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Fresh Produce from Local Roots Market

November 24th, 2009

I love my local farmer’s market, it’s fantastic. I enjoy chatting with the vendors and seeing all the things they grow. If I want endive or arugula I have to grow it myself or do without, none of the vendors at my local market carry the more exotic vegetables. If I want regular potatoes I can find them, fingerlings – not a chance. If I wanted anything but apples past September I was out of luck. I thought I hit the exotic vegetable jackpot this summer when I spotted one savoy cabbage.
Not so with the Local Roots Market. I spotted lots of arugula, endive, fingerling potatoes, bitter winter greens and lots of other interesting things. I mentioned yesterday that I was impressed with the variety of produce I spotted on Saturday. It was a hard choice deciding what to buy, but I finally settled on these things.
Four stalks of brussles sprouts and a big celeriac root. The sprouts we’ll roast or saute with bacon and onions. The celeriac is most likely going to be made into this soup.
These fingerlings were roasted in the oven last night. We ate half last night and the other half will be eaten with eggs tonight.
These oyster mushrooms will be sauteed in olive oil and tossed with some soy sauce. The winter greens don’t have a plan yet, I think perhaps they’ll end up being paired with a warm mustard bacon vinaigrette and topped with those mushrooms and some caramelized onions.
I scored a huge bag full of red onions and a few cipollini onions. The red ones will be caramelize and made into caramelized red onion soup to be enjoyed with a crusty bread. Some of them will make their way into braised red cabbage and others will most likely top potatoes and grace other savory dishes.
These carrots were roasted in the oven whole and we enjoyed them with a side of fingerling potatoes, brussels sprouts, and mushrooms. I also bought a few more balls of hand spun yarn from Trinity Woolen Mill, I forgot to take a photo of them until too late last night.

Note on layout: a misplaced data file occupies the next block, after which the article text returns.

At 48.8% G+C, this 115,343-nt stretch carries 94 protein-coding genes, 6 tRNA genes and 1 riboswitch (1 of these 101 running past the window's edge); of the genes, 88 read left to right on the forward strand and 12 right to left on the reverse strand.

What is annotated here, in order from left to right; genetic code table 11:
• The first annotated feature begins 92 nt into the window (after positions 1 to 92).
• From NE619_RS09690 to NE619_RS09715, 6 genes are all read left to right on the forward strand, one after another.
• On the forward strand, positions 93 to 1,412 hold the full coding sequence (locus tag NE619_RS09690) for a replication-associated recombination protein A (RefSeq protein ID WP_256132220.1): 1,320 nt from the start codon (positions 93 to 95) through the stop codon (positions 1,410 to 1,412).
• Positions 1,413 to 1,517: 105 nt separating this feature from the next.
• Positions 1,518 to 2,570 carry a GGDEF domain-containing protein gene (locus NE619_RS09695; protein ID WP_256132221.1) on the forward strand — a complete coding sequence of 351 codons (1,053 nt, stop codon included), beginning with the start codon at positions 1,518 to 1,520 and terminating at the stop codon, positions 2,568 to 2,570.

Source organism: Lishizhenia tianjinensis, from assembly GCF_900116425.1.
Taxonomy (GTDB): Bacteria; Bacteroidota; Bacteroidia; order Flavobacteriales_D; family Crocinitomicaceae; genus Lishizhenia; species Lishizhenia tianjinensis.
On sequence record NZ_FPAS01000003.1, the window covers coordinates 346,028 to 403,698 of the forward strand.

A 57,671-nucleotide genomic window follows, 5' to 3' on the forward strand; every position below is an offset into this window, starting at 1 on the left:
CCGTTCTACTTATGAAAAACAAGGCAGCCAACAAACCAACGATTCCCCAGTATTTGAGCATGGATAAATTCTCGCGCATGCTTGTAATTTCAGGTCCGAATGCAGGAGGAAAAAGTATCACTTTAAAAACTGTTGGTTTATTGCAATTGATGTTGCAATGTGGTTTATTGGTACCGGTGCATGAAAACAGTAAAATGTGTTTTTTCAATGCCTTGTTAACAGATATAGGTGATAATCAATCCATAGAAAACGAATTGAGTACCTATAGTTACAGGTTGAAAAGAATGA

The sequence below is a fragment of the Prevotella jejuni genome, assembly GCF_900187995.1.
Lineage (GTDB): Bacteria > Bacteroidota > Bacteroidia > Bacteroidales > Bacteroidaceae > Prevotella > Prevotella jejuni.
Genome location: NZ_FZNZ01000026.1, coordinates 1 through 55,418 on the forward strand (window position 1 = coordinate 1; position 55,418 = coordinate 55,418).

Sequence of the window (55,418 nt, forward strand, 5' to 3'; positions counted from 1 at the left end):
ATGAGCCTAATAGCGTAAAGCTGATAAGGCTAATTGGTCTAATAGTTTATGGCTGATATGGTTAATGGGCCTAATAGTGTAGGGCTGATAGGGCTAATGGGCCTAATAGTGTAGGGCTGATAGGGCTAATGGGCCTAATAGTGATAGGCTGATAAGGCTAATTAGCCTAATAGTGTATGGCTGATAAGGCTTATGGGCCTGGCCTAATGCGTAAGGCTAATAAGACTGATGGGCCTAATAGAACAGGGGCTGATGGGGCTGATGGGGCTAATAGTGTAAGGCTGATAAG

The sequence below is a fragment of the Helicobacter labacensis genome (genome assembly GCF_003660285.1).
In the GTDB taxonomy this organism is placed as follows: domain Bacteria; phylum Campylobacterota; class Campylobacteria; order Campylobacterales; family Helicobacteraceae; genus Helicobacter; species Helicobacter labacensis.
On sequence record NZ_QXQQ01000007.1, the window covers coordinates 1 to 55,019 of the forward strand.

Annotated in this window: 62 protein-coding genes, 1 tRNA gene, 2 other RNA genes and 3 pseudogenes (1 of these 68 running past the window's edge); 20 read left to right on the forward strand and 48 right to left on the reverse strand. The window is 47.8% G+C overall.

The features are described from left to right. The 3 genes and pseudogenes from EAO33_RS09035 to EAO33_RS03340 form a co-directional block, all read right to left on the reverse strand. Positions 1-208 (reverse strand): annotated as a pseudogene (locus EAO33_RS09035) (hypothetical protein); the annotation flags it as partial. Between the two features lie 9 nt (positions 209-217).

I also scored a few bunches of sage which will come in handy for our Thanksgiving feast on Thursday and for savory soups throughout the winter. I didn’t buy any endive, I forgot actually. I have arugula growing in the garden so I didn’t buy any of that either.

What’s your favorite exotic vegetable?

Local Roots Market in Wooster, OH

November 23rd, 2009

This past Saturday I went to the Local Roots Market in Wooster, Ohio. I heard about it this summer while at the local fair and I’ve been watching their website for news and updates. They opened recently and since I had Saturday off, I headed over to Wooster to see what the market was like.
Their plan is to have an year-round indoor farmer’s market to connect the community with local sources of meat, dairy, vegetables, honey, and other locally produced products.
I was given a tour and told all about the future plans of the Local Roots Market. They plan on opening up a cafe that uses local food. A local butcher would like to open a shop in the back of the building selling locally raised meat. They want to install a commercial kitchen the farmers can use to add value to their produce. It’s a wonderful plan that I can get behind. I’m very excited to have a source for produce all winter long. I plan on attending several times a month (when I have a Sat off) and supporting this great initiative.
There were a variety of farmers/artisans there on Saturday because they were holding their annual Holiday Market. Generally they don’t have vendors selling crafts. This is a nice change. I’ve heard that some farmer’s markets are more craft markets than produce markets.
The variety and quality of produce available was wonderful. I do love my local farmer’s market (which ended yesterday morning), but because it’s a very rural area the variety of produce is at times lacking. I’ve never seen arugula, endive, bitter greens, fingerling potatoes and other interesting items at my local market. This market featured many of the items I love to eat. I saw endive, arugula, purple and white carrots, all kinds of herbs, ground cherries, brussels sprouts on the stalk, spelt artisan bread, raw milk cheese, grass-fed beef, celery roots and much more.
All the vendors have signs with their farm name, the type of farming they do: organic, conventional, integrated pest management, etc. This is great because you can look at the sign and know right away if the use chemicals or practice organic methods.
The market was packed, which is always good to see. It’s clear that there are a lot of community members that are interesting in eating locally and strengthening the local food system and the local economy. I’ll show you all the delicious things I got tomorrow.

Have you found that the local food movement is growing in your area?

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This is a daily journal of my efforts to cultivate a more simple life, through local eating, gardening and so many other things. We used to live in a small suburban neighborhood Ohio but moved to 153 acres in Liberty, Maine in 2012.